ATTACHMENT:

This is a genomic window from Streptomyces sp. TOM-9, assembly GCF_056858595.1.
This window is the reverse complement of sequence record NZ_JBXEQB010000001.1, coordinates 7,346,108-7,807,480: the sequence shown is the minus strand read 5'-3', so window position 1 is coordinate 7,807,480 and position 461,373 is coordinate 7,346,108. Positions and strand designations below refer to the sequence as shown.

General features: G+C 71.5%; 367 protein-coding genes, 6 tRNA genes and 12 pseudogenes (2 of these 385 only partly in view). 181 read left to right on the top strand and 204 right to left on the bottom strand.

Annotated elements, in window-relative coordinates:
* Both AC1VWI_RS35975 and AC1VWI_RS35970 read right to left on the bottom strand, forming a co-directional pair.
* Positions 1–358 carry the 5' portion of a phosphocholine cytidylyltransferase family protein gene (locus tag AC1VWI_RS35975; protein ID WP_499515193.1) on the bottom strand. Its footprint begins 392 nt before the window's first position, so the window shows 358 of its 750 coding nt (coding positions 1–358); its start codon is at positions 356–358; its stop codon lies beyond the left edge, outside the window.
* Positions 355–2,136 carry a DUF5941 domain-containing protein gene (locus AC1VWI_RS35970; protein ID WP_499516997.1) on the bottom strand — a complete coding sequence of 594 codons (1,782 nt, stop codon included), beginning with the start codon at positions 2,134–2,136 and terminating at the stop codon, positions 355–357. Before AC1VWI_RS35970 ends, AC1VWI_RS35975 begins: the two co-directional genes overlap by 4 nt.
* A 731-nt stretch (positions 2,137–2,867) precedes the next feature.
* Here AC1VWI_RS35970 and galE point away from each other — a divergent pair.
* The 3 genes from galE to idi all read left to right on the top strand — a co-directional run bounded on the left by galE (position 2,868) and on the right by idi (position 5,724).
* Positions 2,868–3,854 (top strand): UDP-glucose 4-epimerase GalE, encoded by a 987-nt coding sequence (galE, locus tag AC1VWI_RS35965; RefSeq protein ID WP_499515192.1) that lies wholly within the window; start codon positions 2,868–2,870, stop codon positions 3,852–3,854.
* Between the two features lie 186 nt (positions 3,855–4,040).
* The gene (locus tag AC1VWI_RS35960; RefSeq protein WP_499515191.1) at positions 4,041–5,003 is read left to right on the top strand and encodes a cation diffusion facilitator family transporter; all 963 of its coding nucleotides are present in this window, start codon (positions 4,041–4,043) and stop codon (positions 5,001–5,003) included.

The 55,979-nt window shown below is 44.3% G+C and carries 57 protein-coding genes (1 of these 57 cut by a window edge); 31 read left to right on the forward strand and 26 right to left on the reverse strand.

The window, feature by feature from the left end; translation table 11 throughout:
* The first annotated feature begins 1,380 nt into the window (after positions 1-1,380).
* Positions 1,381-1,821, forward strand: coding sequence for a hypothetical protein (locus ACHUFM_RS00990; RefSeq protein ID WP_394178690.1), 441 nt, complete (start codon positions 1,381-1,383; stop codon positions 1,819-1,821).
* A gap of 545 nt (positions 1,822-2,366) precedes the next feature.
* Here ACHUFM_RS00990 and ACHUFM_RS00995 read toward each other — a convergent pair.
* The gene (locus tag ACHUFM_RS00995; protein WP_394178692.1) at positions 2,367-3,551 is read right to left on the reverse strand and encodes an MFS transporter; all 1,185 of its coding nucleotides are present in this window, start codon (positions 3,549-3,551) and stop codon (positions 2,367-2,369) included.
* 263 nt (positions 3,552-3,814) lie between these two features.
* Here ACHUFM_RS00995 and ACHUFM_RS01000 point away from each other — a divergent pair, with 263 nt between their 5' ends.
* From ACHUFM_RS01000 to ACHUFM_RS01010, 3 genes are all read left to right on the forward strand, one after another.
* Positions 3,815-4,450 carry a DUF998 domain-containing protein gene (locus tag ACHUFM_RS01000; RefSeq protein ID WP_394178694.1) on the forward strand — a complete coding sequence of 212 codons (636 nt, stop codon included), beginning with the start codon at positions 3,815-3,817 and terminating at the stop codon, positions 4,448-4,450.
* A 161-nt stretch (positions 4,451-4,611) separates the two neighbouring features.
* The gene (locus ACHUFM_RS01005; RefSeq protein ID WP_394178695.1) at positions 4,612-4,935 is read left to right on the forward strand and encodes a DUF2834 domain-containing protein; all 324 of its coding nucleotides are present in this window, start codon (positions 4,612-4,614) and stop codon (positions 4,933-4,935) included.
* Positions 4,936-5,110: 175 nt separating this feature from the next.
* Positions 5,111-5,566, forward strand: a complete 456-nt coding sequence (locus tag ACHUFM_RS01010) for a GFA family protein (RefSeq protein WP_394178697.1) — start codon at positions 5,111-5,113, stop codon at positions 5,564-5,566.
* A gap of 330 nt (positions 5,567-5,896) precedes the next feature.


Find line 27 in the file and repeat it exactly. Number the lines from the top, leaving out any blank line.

* Positions 4,936-5,110: 175 nt separating this feature from the next.